“I like finding unmarketed stuff, you know?” musician Ezra Furman tells me. We’re lounging on a leather couch at Urban Cowboy, a boutique hotel and hidden treasure in its own right, nestled along an unassuming block of apartment buildings in Williamsburg—the perfect place to speak to someone who loves finding diamonds in the rough. “It’s how I approach everything: just trying to search for the thing that you have to look a little harder for.”
Furman has a true knack for treasure hunting. It’s what grounds her when life on tour gets hectic, whether she’s searching for synagogues on weeknights (she practices Judaism diligently) or seeking out charming narrow streets to explore during much-needed alone time (they’re her favorite feature of European cities).
Following the release of her new album Twelve Nudes on August 30th, the songwriter will embark on yet another tour through U.S. and Europe. But no matter how much time she spends on the road—and in a career spanning over a decade, there has been plenty of it—she still finds that the little moments of discovery always make the journey worth it. Here, Furman shares her packing essentials, describes the difficulties of being a religious musician, and makes the case for being a “bad tourist.”
tour will take her through North America and Europe.
Every time, it still throws me for a loop to go on tour. It’s so disorienting and you don’t settle—you keep moving, and it feels like you’re moving even when you stop. Touring is not like other kinds of travel because you barely get the chance to see anything. You’re in some amazing place, like Prague, and you’re there for 18 hours total, including seven hours of sleep and being at a bar you can’t really leave because you’ve got to do something, and then wait a little bit (but not very long) and then do something else.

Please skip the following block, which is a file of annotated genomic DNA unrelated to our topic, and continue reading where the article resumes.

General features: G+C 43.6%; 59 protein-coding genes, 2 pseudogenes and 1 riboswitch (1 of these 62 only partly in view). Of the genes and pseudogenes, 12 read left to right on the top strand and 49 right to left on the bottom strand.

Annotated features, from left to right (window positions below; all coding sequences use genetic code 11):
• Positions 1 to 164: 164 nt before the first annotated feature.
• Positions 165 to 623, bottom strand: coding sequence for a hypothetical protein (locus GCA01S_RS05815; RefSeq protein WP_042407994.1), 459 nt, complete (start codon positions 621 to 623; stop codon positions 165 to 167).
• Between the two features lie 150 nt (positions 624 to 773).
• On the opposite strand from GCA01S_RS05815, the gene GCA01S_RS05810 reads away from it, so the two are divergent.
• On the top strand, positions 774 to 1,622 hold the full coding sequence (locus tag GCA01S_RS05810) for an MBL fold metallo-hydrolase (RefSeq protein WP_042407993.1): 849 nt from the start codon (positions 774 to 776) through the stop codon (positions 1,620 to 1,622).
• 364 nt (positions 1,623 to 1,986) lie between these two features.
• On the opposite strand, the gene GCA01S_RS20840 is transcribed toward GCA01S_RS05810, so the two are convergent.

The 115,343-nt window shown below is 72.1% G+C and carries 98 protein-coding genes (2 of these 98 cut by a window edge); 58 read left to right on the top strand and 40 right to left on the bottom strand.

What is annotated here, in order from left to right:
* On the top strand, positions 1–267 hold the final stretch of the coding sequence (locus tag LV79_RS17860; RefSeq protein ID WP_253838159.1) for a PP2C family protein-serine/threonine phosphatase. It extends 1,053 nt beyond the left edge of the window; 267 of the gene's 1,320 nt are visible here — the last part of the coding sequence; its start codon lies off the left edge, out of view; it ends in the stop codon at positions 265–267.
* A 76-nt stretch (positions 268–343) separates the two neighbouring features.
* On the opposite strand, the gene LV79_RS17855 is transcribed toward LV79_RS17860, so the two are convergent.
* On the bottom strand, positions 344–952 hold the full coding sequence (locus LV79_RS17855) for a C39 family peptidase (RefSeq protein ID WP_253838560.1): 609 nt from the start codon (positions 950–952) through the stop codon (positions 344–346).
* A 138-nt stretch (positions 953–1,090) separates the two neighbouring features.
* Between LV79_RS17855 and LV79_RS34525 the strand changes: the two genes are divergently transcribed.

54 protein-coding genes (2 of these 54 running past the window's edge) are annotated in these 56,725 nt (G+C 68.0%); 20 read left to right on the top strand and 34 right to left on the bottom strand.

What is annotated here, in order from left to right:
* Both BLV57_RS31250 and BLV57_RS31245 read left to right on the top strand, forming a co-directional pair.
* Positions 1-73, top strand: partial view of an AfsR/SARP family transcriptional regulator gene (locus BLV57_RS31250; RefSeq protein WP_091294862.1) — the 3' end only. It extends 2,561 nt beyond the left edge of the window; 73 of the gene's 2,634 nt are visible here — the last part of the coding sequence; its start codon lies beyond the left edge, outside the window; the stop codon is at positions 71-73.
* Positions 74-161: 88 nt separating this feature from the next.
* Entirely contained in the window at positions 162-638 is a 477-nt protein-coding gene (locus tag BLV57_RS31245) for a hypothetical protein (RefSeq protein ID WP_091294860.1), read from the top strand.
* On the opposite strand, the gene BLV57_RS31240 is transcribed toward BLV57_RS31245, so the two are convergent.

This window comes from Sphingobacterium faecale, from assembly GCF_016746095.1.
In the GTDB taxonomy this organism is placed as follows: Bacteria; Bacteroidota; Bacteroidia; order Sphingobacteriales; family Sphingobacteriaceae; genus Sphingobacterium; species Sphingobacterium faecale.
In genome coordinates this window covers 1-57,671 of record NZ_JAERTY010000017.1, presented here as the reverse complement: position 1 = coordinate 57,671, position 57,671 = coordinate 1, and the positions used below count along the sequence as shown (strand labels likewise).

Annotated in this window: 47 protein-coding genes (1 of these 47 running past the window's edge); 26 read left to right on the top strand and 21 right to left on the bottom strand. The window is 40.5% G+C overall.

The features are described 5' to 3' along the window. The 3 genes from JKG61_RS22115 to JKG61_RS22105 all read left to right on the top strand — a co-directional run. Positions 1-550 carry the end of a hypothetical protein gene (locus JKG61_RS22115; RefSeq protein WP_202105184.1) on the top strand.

she’s written, and this is a book by my friend, Zeke Gerwein.”
I’m a big fan of walking around and just looking at things. I’m not a good tourist. I don’t find the interesting stuff or cool things to do because I’m entertained enough by just seeing what the shops look like. Stuff that’s unadvertised, and you feel like you found a little secret. We’re being marketed to constantly, and it’s nauseating, so when you can find something that you love that didn’t come to you by a company being like, “You would love this!”—that’s nice. It sounds romantic, but it’s usually stopping by a fucking Sbarro and a really uninteresting alley!
I played three of the same festivals one summer with Greta, the lead singer of Frankie Cosmos, and I think that’s when we really became friends. She had brought this incredibly soft stuffed rabbit, and she’s like, “This is my comfort animal. You don’t have one? You need one. You’re on tour.” So she got me a very small one—the size of my fist—a little round pig, which we named Jen, and I take Jen around with me to comfort myself. But I think just deciding that you’re going to have something with the purpose of making you feel better is more important than what that thing is.
and it’s amazing—the hospitality of strangers," Ferman notes about finding Jewish communities all over the world.
It’s a culture clash I guess, but everything in my life is already a culture clash. My bandmates are not religious—an interesting feature of being on tour in our band is that Friday night starts the Jewish Sabbath, and I don’t work on Shabbat (which doesn’t end until Saturday night). I don’t travel. I don’t use electricity. I don’t write. I don’t use money. No shows on Friday night; no traveling on Saturday. I usually try to find a synagogue or somebody’s house to have dinner at, and it’s amazing—the hospitality of strangers. There’s a family in Leeds that I’ve stayed with three times. It’s a strange and difficult thing to do. I mean, you’re trying to join heaven and earth together. It’s not easy. It’s inconvenient. It’s strange to try to habitually transcend reality and society.
We were in Barcelona on a Friday night/Saturday morning, and I found this secret synagogue. I went to where the synagogue was supposed to be on the map, but it looked like there was nothing there. I knocked on some metal door, and it seemed like there was no one in there—but then as I was walking away, and some lady leaned out of the doorway and was like, “Pst, come over here.” It was secret—antisemitism in Europe is very real—and then she was like, come in here, and led me around this corner where there was this synagogue full of people, tons of people!